Saturday, April 16, 2011

March and April in pictures

For want of a blog post I did a mosaic of some of my daily photos from March and April.

Mosaic of #dailyimage2011

This project has been very interesting and somewhat challenging.  A lot of my photos are of what I'm doing at home since that is when I'm mostly able to think about taking a picture.  Must try for some more work related photos to better reflect what my life is like at present.  Also, food features a lot.

So, stuff that has happened:
  • baked some afghans
  • got a new car (and sold the other older one.. it has retired to the country)
  • managed to fall over and twist my ankle again, not quite as bad as last year
  • made a heap of quince paste
  • sewed up a monkey's bum
  • Also sewed a dress for me but am not happy with it so it'll probably go in the rag bag - very disappointing.  The pattern looked good, but once again I discover that my bust size is not accounted for in the sizing of these patterns. Meh. 
  • cooked multiple dinners
  • read some books
  • did housework

Stuff that hasn't happened:
  • felting
  • further fleece sorting, washing etc
  • scrapbooking (well, not for me anyway)

Hoping my holiday is going to revive the creative side of me... I desperately need some time and space for it.

Thursday, April 07, 2011

Quince paste

Quince paste in the dehydrator
Originally uploaded by pdugmore2001.

I am fond of quinces. They look so bohemian and old but have lovely flavour - a sort of cross between plum & pear. I really like quince jelly but this year when Mum turned up with some I decided to make quince paste.

I used a recipe from an ancient (1970s! ha ha - I was born then so makes me ancient as well) paperback of Elizabeth David's French cooking book :) It's an easy recipe even though I've written a lot of words here.

Rub the down off the quinces and put in a pot and cover with cold water. Heat until the water is almost at the boil. The book says you cook them till soft but don't let the skins split.. however, mine started splitting before they were totally cooked.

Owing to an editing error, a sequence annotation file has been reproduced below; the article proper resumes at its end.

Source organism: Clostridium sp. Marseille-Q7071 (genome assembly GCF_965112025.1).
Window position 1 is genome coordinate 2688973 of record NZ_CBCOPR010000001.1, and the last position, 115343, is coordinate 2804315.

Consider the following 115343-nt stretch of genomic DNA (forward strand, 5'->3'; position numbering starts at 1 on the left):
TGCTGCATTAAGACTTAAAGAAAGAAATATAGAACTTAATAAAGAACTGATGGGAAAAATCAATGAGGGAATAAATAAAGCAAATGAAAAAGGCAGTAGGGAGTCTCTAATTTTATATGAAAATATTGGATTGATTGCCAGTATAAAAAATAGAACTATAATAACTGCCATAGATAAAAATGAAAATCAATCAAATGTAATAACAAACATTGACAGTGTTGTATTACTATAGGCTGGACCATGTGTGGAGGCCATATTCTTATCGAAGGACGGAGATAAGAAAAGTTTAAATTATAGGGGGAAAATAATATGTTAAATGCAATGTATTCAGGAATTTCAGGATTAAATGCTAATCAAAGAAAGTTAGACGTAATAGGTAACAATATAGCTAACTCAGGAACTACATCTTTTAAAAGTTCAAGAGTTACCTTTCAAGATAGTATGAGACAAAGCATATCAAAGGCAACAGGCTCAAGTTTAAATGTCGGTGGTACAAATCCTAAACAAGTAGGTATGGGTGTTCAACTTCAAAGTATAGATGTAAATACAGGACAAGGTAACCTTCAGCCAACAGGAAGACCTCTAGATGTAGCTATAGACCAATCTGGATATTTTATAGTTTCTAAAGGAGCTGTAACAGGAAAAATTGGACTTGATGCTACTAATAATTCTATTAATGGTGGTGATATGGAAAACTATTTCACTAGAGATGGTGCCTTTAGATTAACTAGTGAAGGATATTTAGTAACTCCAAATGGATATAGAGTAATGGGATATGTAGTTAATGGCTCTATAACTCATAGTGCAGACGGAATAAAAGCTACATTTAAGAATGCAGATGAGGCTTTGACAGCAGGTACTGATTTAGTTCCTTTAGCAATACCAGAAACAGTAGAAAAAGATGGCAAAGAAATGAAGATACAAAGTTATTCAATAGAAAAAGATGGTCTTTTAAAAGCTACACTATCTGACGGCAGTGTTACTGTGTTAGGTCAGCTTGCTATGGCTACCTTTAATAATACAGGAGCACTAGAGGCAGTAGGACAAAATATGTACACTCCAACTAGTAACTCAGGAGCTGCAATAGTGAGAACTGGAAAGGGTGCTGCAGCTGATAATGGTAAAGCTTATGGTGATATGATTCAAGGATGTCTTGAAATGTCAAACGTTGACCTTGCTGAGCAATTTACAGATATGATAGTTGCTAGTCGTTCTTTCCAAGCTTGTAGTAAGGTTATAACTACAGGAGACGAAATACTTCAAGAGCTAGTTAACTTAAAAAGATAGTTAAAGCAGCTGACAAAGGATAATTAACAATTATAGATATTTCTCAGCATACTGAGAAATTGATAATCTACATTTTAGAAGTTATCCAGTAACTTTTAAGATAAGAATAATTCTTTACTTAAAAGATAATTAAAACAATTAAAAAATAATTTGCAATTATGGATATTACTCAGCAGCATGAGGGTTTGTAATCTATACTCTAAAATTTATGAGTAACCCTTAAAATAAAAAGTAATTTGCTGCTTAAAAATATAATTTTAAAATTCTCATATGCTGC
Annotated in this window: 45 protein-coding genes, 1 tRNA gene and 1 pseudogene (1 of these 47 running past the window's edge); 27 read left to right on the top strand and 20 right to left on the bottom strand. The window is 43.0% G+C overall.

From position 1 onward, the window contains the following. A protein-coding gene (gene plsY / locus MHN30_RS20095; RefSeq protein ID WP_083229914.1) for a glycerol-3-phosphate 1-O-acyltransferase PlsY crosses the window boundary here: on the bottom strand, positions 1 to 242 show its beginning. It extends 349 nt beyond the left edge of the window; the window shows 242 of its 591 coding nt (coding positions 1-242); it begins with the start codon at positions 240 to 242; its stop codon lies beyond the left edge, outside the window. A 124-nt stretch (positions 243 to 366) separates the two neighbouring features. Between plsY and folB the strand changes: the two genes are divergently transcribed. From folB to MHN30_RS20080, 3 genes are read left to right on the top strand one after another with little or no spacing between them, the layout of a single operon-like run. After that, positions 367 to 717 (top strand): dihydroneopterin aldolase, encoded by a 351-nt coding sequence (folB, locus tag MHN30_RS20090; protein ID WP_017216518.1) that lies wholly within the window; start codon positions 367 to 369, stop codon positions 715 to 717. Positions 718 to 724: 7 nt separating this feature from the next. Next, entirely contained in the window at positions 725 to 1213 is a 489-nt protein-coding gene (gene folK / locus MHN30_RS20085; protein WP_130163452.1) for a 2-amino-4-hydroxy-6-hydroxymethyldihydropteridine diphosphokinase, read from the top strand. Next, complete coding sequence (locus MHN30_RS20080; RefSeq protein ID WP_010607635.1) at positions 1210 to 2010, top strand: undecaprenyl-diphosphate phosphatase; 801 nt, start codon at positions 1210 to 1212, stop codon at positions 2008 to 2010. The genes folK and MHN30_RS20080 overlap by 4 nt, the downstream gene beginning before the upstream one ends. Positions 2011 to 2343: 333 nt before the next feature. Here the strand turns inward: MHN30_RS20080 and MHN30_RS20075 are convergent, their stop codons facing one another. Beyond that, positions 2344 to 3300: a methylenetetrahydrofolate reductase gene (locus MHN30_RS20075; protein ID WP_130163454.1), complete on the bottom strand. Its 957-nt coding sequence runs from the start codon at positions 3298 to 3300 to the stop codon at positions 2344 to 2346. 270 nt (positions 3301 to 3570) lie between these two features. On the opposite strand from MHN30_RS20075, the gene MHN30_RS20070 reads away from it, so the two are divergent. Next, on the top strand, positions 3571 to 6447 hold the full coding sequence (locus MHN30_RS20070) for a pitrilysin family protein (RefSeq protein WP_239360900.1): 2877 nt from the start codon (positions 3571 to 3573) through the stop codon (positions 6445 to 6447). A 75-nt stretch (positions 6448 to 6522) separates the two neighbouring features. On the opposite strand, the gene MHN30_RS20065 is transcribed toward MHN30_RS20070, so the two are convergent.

Take out the quinces and let cool enough to handle. Peel off the skins and core the fruit, put skins/cores/pips back into the water you used and bring to boil. Reduce the water to about a 1/3 of the original amount. You should start to see the carnelian colour of the quinces coming through.

Remove the cores/skins from the water. Chop up the fruit left over from earlier and weigh it. Now weigh out the same amount of sugar. Put the fruit and the sugar into the water and bring to a slow boil. I used a stick blender to puree the fruit once it was soft enough.

Keep boiling, stirring regularly until the fruit starts to come away from the sides and bottom of the pot. (Mine didn't get that far because I was afraid of burning it. However, it was definitely thickly coating the spoon and very thick! Towards the end you have to watch it closely so it doesn't burn and be careful of it spitting and getting your hands).

Pour into a prepared pan. I used a lamington pan lined with foil. Let cool overnight. The book then advises you to dehydrate the paste in a plate warmer section of the oven (she refers to an Aga oven I think). I have a dehydrator so I just plunked in squares of it onto the fruit leather liner and put it on low. You dehydrate it until it is firmer. Though I have to say mine was already pretty firm!